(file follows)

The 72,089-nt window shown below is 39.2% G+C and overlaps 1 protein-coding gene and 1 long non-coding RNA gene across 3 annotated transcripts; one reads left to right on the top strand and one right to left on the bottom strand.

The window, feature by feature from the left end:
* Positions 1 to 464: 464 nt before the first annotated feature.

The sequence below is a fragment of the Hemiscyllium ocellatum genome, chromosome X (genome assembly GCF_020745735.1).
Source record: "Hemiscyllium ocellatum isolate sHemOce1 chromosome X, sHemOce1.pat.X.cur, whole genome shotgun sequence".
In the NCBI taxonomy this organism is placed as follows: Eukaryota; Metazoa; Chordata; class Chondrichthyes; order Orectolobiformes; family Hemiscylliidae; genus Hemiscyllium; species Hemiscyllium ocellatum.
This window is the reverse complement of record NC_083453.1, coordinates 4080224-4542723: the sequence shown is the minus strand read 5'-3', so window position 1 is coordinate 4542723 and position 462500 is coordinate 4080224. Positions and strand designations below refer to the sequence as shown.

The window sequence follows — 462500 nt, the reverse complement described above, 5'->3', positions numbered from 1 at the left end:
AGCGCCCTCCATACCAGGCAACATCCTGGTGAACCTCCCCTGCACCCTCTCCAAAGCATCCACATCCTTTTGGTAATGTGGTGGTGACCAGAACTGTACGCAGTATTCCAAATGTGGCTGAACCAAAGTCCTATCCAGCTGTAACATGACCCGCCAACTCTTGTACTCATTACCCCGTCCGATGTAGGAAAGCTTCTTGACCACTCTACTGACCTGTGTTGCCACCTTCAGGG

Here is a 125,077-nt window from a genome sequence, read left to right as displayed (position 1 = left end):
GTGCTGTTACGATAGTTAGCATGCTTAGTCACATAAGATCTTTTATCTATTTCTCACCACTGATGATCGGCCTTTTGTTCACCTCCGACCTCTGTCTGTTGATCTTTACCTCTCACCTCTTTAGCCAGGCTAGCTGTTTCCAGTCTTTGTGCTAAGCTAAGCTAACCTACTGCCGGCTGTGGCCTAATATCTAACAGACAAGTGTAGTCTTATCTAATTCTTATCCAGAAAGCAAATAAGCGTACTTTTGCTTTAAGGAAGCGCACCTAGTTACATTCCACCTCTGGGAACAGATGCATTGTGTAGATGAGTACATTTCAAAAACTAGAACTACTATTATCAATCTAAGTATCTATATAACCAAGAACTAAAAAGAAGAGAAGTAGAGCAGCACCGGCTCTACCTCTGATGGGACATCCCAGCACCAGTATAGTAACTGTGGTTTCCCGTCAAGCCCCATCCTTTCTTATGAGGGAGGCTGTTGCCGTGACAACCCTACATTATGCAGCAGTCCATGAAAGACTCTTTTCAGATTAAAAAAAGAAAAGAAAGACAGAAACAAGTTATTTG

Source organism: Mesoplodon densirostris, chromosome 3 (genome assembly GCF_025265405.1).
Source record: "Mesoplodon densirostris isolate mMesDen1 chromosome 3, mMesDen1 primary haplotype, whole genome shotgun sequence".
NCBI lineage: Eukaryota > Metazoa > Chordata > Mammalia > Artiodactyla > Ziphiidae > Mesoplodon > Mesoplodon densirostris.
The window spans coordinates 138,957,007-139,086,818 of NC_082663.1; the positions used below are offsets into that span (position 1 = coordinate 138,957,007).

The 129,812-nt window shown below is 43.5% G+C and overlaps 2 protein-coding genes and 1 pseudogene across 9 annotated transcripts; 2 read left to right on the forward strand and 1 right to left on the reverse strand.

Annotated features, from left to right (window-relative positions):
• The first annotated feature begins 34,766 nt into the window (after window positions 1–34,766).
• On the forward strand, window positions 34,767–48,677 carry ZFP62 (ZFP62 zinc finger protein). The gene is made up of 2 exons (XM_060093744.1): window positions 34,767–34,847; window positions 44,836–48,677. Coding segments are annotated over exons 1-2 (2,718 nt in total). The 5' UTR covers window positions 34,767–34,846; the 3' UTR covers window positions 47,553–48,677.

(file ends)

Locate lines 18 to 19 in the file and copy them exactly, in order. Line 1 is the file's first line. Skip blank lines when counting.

• The first annotated feature begins 34,766 nt into the window (after window positions 1–34,766).
• On the forward strand, window positions 34,767–48,677 carry ZFP62 (ZFP62 zinc finger protein). The gene is made up of 2 exons (XM_060093744.1): window positions 34,767–34,847; window positions 44,836–48,677. Coding segments are annotated over exons 1-2 (2,718 nt in total). The 5' UTR covers window positions 34,767–34,846; the 3' UTR covers window positions 47,553–48,677.